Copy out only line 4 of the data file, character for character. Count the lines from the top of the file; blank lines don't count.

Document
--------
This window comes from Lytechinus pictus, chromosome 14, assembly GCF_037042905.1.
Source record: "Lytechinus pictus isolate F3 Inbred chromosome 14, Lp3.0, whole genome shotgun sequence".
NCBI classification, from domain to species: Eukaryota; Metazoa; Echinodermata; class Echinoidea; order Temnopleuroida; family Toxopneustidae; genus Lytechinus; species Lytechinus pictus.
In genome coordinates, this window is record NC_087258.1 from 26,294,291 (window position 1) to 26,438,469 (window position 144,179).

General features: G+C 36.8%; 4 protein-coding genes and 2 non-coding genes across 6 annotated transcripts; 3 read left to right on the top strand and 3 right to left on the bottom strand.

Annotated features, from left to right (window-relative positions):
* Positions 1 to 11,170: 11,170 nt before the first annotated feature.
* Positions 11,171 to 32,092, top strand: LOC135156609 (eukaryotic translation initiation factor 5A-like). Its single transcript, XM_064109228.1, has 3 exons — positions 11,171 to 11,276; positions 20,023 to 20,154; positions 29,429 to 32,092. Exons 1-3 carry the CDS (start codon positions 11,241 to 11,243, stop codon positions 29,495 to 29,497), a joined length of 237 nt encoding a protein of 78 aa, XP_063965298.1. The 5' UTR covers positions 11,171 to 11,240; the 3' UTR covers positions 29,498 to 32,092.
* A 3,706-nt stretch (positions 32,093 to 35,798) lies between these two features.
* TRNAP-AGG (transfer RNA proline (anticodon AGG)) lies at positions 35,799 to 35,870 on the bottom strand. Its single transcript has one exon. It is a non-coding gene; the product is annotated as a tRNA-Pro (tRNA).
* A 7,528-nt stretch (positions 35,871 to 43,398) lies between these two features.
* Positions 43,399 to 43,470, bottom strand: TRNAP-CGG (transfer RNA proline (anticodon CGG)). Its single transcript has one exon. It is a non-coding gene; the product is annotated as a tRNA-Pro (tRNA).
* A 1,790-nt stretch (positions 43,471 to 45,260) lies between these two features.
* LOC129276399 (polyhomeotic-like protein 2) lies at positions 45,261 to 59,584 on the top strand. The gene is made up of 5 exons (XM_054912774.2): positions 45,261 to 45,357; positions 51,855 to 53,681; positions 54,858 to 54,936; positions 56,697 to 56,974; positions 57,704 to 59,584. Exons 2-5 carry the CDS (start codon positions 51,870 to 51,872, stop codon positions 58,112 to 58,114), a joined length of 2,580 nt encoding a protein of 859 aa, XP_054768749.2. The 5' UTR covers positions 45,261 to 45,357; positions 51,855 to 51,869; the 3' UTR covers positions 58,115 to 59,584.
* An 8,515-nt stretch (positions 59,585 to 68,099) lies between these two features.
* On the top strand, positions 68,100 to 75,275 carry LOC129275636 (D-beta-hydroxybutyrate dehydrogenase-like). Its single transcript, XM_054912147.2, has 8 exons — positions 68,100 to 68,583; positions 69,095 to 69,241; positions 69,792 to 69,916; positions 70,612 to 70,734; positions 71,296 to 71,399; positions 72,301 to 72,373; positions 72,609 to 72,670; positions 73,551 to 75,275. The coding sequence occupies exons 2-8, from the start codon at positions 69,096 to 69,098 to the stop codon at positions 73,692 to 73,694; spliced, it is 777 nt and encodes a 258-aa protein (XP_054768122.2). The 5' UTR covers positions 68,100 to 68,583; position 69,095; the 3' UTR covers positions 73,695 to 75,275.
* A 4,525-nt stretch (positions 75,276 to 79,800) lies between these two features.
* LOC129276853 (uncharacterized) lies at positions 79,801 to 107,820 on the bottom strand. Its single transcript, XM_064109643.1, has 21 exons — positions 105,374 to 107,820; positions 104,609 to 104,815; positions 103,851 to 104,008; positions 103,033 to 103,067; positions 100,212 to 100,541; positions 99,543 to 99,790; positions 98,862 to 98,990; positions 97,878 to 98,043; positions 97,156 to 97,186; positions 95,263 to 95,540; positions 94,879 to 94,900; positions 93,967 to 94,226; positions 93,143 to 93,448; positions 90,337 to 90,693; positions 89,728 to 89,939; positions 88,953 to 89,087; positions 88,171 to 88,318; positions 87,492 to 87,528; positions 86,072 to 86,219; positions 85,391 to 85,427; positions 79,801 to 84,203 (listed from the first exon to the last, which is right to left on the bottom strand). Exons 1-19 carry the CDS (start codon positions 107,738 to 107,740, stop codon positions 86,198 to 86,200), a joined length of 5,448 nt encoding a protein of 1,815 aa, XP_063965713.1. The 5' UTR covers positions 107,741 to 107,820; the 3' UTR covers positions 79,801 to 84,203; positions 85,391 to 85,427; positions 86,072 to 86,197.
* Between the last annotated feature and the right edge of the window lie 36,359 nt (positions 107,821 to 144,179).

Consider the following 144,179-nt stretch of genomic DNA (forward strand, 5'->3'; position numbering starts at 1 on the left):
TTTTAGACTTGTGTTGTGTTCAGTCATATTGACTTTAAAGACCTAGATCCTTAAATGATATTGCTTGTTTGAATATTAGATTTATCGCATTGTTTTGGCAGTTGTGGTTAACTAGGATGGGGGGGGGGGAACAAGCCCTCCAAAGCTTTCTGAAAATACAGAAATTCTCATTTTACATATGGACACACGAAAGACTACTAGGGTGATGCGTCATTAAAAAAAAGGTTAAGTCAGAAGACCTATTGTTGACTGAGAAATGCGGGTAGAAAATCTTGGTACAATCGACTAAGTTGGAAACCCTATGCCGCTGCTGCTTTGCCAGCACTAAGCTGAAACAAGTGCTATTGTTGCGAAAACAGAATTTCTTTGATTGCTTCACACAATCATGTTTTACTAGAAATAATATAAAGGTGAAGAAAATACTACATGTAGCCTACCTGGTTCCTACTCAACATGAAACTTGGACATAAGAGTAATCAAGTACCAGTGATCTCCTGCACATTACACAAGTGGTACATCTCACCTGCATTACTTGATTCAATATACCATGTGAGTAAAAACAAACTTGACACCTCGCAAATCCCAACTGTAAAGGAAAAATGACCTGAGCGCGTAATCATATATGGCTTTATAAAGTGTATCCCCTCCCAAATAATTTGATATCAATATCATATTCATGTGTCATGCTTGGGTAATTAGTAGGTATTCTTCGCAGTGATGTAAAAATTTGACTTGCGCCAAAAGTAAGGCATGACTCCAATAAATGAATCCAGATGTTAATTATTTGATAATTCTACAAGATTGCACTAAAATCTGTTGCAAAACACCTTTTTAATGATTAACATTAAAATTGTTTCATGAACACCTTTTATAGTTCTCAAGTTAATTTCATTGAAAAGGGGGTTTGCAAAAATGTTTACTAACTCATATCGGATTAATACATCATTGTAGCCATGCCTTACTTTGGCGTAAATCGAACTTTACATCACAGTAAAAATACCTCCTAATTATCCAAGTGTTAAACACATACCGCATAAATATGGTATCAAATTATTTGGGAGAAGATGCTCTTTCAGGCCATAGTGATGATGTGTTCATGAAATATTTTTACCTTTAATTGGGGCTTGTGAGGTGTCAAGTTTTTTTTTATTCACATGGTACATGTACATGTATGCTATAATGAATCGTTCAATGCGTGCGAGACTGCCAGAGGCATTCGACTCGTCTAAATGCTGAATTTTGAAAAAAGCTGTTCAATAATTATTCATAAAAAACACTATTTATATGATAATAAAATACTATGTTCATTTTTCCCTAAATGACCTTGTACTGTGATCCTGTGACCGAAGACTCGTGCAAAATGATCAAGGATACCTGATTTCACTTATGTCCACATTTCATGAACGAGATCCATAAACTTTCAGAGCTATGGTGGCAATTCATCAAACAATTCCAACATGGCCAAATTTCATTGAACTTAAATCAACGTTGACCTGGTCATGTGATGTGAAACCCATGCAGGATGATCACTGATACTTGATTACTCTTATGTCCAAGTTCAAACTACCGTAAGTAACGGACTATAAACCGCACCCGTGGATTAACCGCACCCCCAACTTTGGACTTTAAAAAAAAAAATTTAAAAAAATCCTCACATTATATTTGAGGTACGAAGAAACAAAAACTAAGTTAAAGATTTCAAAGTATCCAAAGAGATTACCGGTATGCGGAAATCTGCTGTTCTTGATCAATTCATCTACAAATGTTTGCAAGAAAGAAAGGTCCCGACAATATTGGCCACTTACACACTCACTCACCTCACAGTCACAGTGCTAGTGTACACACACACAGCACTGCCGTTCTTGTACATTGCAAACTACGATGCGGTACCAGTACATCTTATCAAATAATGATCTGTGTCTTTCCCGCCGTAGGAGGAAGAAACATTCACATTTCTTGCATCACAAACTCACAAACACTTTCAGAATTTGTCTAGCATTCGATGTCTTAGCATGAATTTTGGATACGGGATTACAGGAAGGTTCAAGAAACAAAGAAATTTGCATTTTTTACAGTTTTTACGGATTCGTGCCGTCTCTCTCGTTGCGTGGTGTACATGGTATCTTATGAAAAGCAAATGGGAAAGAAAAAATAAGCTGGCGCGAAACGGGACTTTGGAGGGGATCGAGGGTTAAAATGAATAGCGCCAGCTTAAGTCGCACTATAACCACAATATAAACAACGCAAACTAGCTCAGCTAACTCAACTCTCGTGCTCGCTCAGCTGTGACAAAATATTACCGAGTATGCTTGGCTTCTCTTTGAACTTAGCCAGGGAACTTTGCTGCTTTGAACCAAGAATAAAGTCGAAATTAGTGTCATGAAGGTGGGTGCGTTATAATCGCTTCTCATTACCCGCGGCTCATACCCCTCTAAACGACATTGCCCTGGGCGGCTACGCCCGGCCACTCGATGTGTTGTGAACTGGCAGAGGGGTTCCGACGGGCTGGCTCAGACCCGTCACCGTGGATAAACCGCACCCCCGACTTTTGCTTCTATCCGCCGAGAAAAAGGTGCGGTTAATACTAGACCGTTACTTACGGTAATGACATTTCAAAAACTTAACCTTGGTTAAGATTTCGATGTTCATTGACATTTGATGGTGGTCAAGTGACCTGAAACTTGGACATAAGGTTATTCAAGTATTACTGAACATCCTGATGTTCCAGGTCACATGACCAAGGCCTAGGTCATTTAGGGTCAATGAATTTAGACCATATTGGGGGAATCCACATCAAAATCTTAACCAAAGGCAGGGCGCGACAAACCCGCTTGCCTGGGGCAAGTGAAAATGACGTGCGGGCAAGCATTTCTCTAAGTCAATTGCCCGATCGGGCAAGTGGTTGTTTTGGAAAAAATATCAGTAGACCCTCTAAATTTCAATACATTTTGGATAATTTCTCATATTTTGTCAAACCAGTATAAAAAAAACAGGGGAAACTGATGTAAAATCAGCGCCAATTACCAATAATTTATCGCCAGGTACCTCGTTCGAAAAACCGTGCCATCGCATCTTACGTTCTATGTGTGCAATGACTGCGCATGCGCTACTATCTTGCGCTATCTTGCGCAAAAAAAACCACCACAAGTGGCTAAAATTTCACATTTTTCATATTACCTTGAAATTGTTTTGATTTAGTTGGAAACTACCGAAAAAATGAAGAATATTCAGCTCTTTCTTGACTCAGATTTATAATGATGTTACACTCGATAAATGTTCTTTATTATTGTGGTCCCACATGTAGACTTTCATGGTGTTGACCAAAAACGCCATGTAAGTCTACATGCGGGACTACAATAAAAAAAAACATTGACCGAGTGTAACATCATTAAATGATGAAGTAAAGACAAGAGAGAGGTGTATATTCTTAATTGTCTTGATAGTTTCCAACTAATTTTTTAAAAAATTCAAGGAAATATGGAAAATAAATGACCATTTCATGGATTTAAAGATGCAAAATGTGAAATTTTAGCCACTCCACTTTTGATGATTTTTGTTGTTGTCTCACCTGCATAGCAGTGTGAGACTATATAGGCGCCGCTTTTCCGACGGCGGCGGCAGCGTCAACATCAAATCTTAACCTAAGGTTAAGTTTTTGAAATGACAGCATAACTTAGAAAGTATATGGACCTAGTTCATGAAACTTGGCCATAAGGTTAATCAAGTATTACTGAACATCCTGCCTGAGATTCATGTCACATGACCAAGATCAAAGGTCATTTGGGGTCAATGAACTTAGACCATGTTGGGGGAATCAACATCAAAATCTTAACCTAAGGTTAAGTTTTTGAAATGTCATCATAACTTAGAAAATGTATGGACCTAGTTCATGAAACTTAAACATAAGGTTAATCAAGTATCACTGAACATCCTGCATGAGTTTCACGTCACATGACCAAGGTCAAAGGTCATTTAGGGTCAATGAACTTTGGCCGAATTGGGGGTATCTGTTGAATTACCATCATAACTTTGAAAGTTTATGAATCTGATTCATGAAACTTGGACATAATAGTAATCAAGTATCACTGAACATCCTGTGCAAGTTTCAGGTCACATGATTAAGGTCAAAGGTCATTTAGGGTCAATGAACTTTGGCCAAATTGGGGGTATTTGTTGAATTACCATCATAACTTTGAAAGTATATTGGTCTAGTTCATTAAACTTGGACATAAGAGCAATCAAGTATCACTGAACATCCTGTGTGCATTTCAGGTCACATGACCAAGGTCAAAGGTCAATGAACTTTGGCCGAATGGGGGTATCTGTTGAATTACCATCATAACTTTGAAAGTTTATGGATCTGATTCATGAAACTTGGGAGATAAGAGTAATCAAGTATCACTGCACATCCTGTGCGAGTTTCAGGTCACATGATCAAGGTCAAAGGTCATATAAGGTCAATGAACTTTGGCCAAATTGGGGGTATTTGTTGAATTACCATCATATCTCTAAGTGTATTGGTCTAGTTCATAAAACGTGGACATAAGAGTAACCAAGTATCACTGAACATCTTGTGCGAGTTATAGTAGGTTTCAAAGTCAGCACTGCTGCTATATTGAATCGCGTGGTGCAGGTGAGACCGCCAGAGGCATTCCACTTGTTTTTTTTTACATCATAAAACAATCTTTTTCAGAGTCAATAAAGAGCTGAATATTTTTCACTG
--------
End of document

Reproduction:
In genome coordinates, this window is record NC_087258.1 from 26,294,291 (window position 1) to 26,438,469 (window position 144,179).